21. Arcadia: to you. Ideas on how to end phone convos: - at the start of the conversation, point out that you have a time limit à la "I need to do / be at X by Y o'clock". Make something up if you need to. When that time comes round, point it out and hang up with a quick "got to go" or similar. - If your phone has a "knock" option, call it from another phone or line and say "oh, sorry, I have to take that" - If you have kids or pets, they might take care of the issue for you - If you're on a cell phone, purposely go somewhere with really bad reception - Seriously though, nobody is entitled to hours of your time. I think it should be socially acceptable to just tell people you would like to end the conversation. If they can't respect your boundaries then the value of the acquaintance is doubtful.
    3 points
  22. (yes, it's real: https://petallianceorlando.org/pawgwarts/ )
    3 points
  23. Ahhhhh, that's more like it. (The pictures.) It's nice to be home....
    3 points
  24. Those are some fascinating hypotheses! 1. Introverts have a longer neural pathway for processing stimuli (including long-term memory and planning). That could explain why my reactions tend to be kind of complicated, sometimes annoyingly so to some other people. 2. Introverts require less stimulation to stay awake and alert; introverts are more readily over-stimulated. Which may explain why I find the current crop of loud, fast-paced movies really annoying. 3, Introverts need less dopamine to feel happy; they can feel content and energized while reading, thinking deeply, or diving into ideas. You mean other people don't? 4, Introverts feel less excitement from surprise or risk. Which may explain why I don't understand why some people get such a kick out of gambling. (Love that cartoon -- and yeah, cats must be introverts.) 5. Introverts process all things ... not just people. In other words, I'm easily distracted? (Unless I'm really focussed on something, that it.) 6. Introverts reach long-term memory to locate information. Their information processing is slower, as they compare old and new experiences when deciding things. This also means they are careful in making decisions. Not sure this applies to ALL introverts. I'm like that, but my husband often makes snap judgments -- presumably because he's a J (and I'm a P).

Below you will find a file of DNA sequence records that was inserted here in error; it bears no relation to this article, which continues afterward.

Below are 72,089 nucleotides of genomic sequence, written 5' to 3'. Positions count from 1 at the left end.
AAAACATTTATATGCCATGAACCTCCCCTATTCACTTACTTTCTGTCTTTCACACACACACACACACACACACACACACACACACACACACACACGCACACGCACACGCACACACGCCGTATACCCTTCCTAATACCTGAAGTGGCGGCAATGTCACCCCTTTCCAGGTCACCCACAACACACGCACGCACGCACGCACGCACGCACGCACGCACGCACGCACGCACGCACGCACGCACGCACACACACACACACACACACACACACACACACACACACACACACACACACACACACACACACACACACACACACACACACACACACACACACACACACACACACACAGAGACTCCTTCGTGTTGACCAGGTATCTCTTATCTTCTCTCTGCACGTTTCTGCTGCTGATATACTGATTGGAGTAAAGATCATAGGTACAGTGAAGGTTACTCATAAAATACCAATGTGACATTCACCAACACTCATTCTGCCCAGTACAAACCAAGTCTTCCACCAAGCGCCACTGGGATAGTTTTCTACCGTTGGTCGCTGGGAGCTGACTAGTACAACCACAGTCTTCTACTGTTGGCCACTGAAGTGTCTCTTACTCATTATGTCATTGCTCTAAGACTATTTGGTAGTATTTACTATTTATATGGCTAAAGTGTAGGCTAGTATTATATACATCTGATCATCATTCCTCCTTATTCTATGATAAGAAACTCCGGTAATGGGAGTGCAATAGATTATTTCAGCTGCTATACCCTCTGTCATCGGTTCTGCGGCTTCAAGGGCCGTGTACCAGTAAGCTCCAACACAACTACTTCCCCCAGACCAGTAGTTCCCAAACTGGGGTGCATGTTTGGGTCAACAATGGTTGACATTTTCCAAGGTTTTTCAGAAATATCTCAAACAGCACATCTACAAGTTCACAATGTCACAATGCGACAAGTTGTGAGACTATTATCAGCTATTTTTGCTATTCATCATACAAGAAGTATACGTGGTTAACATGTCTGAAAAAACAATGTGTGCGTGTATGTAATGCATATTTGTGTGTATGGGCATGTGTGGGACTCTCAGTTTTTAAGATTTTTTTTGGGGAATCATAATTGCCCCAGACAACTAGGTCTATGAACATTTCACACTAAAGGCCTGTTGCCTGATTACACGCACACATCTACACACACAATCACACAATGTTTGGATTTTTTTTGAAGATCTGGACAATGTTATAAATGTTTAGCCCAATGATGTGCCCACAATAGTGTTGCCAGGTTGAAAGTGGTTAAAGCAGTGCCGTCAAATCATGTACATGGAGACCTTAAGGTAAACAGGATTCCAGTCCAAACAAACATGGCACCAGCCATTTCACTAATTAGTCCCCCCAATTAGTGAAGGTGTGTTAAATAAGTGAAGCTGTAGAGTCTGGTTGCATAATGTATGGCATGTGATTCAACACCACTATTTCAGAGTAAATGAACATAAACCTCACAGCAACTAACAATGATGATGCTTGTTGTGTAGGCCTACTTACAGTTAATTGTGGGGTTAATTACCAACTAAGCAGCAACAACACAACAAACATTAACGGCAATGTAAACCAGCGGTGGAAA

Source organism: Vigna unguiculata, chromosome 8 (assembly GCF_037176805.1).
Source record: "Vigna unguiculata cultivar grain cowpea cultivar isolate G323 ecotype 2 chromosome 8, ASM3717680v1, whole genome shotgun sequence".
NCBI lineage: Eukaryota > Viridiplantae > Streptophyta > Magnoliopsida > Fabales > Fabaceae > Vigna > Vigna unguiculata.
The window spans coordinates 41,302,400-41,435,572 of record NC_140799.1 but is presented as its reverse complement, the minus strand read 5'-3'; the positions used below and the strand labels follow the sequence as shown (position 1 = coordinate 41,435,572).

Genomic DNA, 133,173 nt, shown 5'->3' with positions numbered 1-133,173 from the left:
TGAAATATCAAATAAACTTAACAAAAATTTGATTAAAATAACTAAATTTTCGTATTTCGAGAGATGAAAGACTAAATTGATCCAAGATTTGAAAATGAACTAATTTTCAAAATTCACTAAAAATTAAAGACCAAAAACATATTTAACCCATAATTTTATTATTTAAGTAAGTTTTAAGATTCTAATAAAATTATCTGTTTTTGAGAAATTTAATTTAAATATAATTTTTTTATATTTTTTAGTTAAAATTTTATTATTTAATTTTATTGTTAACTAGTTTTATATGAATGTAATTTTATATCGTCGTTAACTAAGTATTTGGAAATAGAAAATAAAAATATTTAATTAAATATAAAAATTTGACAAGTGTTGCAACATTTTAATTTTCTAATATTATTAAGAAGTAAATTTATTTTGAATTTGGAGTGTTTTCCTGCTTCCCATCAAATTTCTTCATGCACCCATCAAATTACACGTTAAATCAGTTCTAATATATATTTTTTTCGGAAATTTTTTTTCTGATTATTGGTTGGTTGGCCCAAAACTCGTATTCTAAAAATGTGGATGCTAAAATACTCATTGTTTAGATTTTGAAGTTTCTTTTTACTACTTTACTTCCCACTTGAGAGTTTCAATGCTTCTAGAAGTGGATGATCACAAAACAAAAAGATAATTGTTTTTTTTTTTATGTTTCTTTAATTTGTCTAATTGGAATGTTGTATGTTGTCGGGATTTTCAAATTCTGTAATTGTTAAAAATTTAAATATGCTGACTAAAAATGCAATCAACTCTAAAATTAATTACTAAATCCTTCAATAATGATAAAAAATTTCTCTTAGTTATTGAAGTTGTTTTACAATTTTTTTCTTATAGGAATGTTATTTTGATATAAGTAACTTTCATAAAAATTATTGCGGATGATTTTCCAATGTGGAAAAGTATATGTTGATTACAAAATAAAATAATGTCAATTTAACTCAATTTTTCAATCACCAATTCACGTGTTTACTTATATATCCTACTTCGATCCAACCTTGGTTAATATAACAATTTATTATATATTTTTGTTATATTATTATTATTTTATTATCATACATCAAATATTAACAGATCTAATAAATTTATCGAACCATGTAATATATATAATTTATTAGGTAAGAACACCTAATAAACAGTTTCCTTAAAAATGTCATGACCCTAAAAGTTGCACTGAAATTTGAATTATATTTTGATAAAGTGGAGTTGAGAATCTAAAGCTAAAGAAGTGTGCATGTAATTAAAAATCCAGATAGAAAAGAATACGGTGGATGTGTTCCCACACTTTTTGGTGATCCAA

3 points